John Calvin held that God actively caused Adam's original sin, thereby making him the author of all evil and suffering in the world, "to manifest His glory" — that is, just to show everyone how powerful he is, like some B-movie villain. Thus, passages in the Bible seeming to endorse violence, which had been hitherto read allegorically, came to be seen, even by serious people, as God sometimes approving genocide when he feels like it. And indeed, the most striking thing about the "New Atheism" fad of a few years back is how those writers described Christians as believing in some superpowerful superbeing, a violent sociopath who directly influences reality out of whim, and whose followers blindly obey his arbitrary commands as revealed through literalistic readings of the Bible for fear of eternal punishment and out of desire to escape the world to some place called Heaven. Not a very attractive picture!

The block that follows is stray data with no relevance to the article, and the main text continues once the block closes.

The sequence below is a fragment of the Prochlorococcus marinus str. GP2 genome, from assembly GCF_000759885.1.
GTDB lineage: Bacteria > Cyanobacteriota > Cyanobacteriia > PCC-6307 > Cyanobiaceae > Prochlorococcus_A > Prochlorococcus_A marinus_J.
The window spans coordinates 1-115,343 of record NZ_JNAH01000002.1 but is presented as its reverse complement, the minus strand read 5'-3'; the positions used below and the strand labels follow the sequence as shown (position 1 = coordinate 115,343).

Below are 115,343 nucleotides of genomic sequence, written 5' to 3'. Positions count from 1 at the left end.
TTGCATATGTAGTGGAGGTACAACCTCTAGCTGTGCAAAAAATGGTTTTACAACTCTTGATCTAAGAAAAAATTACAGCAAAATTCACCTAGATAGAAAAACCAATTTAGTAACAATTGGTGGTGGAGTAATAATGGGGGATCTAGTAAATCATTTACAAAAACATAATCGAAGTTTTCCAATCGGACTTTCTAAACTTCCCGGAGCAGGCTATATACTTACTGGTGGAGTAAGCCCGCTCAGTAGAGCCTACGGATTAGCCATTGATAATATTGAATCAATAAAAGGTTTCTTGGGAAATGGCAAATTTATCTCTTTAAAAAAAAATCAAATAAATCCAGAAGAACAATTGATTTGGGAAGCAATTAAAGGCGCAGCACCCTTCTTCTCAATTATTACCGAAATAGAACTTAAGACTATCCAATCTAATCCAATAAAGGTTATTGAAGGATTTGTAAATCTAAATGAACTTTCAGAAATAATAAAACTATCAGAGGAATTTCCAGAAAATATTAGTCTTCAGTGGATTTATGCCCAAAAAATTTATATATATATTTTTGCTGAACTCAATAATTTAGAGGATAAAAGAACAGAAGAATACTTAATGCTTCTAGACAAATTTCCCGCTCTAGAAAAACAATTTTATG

"Christianity" in the public mind of the West long ago became this bizarro, evil-twin, parallel-universe version of actual Christianity. (This was often the fault of Christians.) And it is this version that people understandably reject. Christianity became implausible in practice, too. Only credentialed theologians could miss the fact that burning heretics in public was not consistent with Jesus' message, let alone the enormous cultural devastation brought about by the Protestant Reformation.
What does all this have to do with science and vaccinations, you ask?